What to do when long-time employees can’t can’t keep up
When a loyal, long-time employee becomes unable to cope with an increased workload, managers of growing businesses are faced with a conundrum: Should that person’s position be redesigned? Should they be let go, or should they be reassigned to another, less demanding role?
At the September 2013 Inc. Women’s Summit in New York City, Bank of America senior human resources executive Katie J. Morgan acknowledged the difficulty of the situation and recommended being as up front and candid with your underperforming long-time employee as possible, and perhaps planning the transition to a replacement while keeping your loyal worker on the payroll as a consultant, supervisor or other suitable role.
FCi Federal founder Sharon Virts-Mozer had recently decided to hold on to a loyal, hardworking employee who couldn’t keep up by changing her status from full-time to part-time, allowing her to continue managing the tasks she was still capable of doing well and freeing her of responsibilities with which she was struggling.
In an article published by The Houston Chronicle, writer Lynne MacDonald recommends devising a performance management or personal improvement plan. This will ensure the employee understands the company’s expectations for her future performance. Completing regular performance reviews — and documenting them — will make reevaluating the employee’s status, if necessary, somewhat simpler.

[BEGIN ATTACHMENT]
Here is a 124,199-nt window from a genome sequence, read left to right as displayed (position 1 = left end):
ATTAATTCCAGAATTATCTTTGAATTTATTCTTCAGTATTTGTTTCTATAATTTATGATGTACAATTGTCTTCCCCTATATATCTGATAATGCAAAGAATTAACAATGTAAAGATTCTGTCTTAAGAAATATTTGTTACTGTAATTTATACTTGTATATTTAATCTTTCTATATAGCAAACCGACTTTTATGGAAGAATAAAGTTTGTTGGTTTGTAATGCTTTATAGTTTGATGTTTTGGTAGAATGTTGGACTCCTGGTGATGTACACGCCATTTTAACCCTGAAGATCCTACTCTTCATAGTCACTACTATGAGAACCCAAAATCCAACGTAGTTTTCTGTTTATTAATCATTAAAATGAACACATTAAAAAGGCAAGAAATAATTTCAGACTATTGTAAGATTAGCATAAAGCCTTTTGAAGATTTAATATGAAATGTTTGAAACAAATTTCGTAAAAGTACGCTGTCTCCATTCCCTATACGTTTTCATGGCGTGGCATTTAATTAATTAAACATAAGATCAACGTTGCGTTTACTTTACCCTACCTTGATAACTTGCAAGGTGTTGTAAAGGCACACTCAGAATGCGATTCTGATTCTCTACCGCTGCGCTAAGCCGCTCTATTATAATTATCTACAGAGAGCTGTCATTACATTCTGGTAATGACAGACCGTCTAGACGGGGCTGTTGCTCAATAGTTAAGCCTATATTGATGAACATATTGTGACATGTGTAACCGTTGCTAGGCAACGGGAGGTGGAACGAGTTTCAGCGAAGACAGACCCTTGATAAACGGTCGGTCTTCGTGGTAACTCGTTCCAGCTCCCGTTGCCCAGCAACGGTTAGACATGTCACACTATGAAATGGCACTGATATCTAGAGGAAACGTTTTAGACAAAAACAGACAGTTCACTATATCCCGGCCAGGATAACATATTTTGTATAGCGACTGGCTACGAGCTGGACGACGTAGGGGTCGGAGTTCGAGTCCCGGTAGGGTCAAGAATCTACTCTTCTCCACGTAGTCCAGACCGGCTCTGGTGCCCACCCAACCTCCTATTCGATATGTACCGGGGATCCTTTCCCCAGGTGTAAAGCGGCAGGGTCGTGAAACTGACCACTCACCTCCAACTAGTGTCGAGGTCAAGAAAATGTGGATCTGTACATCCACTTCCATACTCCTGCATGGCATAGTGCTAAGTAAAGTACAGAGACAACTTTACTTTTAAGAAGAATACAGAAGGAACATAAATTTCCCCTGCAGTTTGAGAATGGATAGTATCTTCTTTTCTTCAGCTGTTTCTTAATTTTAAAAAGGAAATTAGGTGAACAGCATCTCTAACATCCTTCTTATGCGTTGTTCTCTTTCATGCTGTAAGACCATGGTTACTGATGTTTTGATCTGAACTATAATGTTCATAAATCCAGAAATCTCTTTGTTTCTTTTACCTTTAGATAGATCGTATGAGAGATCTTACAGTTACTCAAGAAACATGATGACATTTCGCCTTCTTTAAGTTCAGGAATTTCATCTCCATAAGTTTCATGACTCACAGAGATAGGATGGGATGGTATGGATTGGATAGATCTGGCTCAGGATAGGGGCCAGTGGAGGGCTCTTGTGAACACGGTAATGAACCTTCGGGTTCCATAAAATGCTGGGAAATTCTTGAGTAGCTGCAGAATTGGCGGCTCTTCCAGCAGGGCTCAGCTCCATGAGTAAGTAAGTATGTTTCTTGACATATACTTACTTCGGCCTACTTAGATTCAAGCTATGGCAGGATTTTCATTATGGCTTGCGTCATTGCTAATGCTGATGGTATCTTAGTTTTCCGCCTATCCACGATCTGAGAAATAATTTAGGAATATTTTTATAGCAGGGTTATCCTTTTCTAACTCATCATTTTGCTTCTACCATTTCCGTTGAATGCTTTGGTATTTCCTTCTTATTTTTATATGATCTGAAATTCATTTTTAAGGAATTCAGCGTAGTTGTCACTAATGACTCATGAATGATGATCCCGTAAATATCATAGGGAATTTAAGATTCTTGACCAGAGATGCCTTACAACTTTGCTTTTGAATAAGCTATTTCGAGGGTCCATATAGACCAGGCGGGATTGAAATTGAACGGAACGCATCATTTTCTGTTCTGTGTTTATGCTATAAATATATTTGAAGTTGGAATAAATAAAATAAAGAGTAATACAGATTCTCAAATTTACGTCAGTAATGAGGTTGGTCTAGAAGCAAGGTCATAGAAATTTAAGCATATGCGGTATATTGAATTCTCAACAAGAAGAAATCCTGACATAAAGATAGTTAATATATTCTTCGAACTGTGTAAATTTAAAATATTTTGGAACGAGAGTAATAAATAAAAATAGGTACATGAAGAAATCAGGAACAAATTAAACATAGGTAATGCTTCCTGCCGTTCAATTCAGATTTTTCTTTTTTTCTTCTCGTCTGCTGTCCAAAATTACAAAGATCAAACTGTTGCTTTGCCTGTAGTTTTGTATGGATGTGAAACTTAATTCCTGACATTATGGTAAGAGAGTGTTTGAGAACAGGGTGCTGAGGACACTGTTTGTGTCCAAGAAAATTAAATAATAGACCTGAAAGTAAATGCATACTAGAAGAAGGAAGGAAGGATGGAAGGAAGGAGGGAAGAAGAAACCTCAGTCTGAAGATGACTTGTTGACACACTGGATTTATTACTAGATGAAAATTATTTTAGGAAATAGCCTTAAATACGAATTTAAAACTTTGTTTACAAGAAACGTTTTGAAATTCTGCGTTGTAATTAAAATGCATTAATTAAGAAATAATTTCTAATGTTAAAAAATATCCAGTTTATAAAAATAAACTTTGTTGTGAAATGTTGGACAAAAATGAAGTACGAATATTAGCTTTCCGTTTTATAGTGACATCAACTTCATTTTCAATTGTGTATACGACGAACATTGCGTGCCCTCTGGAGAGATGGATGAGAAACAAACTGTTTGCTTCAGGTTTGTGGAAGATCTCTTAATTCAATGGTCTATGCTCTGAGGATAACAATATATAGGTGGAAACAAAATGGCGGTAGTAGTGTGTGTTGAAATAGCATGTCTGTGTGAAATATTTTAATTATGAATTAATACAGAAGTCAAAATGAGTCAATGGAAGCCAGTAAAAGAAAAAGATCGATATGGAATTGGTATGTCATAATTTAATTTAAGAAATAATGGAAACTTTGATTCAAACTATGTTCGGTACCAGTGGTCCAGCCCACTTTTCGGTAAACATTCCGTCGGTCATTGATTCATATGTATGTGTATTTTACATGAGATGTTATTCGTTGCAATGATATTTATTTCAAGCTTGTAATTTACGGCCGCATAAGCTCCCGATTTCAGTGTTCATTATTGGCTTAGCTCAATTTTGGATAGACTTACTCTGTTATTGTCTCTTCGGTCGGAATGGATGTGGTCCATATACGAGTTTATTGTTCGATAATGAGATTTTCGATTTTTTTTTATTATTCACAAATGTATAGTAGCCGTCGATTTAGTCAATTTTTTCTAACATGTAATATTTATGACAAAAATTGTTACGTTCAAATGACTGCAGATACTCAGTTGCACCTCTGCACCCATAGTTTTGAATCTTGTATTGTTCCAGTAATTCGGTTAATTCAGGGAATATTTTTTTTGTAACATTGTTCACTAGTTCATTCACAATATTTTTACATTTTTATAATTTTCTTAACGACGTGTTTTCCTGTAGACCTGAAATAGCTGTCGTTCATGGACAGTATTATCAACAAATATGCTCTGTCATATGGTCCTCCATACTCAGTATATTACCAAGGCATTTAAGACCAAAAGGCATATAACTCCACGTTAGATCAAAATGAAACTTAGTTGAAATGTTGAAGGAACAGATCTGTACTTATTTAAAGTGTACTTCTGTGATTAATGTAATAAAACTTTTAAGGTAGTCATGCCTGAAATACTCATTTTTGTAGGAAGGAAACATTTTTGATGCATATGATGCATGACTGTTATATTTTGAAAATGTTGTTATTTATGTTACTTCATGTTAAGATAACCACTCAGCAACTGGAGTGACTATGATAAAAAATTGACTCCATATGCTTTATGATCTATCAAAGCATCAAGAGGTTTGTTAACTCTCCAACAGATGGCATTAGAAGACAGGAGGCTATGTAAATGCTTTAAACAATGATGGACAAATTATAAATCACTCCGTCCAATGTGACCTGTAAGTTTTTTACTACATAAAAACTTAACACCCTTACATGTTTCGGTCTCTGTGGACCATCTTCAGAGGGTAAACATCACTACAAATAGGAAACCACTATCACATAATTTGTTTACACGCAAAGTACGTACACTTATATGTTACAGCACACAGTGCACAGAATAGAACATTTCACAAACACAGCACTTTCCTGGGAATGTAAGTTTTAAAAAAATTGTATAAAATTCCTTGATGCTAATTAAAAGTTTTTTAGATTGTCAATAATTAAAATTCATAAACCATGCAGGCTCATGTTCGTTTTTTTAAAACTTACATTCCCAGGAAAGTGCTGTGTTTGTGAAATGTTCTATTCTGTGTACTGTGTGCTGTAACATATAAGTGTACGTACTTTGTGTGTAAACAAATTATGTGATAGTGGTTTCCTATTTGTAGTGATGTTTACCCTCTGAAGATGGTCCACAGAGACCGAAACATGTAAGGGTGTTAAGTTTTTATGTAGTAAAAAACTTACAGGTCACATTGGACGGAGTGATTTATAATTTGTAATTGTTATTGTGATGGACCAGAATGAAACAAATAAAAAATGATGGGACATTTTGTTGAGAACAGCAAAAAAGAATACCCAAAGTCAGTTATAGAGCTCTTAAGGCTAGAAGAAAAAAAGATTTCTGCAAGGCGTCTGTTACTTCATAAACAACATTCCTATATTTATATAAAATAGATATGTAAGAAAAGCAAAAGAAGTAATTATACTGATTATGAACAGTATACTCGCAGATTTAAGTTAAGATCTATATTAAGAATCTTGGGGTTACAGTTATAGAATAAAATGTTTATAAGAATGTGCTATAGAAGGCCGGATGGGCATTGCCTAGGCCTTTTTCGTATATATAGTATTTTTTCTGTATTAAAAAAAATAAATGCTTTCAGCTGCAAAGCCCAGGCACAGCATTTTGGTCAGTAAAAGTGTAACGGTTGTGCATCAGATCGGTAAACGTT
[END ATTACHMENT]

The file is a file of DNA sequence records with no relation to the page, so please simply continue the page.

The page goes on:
“Dismissal for poor performance is not a decision to be taken lightly,” writes MacDonald. “A disgruntled former employee can raise a court action if he considers his termination to be unfair.” She strongly recommends keeping a paper trail in order to demonstrate the employee’s inability to meet “reasonable standards” in order to mitigate legal trouble.
Whether shifting a loyal employee to a different role or letting them go, utilizing pre employment testing will ensure their replacement has the skills and the right demeanor to keep up with increasing, or shifting, responsibilities.